Nearly a decade later, family farm transition plan still a work in progress
A South-Central Nebraska farmer says transitioning his family farm is a long and detailed process that will take more than a decade to complete.
Lance Atwater has a diversified operation with his parents near Ayre in Adams County. “It’s not going to be something that they’re going to hand it to me and so it’s figuring out a plan of how to make it, so it works for me but also make sure they’re able to take care of themselves as they enter into retiring or taking a less active role on the farm.”
He tells Brownfield his family started attending transition seminars in 2012 soon after he graduated college and the process started with a “tough discussion on things and being realistic on what’s achievable and what’s not achievable.”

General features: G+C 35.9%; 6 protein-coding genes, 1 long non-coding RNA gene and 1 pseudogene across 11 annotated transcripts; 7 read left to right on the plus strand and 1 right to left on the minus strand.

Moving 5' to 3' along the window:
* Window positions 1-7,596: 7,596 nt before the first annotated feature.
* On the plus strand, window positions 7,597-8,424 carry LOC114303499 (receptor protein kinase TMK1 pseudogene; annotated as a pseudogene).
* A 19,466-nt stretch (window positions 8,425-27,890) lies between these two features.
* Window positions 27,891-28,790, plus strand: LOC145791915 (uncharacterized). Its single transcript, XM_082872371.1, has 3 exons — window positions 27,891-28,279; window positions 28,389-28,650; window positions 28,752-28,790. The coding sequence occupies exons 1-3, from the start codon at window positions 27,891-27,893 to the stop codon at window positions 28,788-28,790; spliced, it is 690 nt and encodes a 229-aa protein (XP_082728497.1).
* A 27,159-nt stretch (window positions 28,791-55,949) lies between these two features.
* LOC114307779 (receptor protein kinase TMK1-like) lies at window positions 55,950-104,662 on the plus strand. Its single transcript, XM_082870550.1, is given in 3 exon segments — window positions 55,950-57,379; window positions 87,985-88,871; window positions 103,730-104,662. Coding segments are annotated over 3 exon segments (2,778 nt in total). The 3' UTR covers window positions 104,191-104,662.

Atwater says their plan has a timeline but it’s also flexible in case changes need to be made. “We put something together and I know my parents are still working on how they want to transition things over the next couple of years and I hopefully we’ll have that solid plan, and we’ll actually begin that process.”
Atwater says proposed changes to tax policy like stepped-up basis and the inheritance tax pose other challenges, too.
Brownfield interviewed Atwater at the Young, Beginning and Small Farmers Symposium hosted by the University of Nebraska-Lincoln.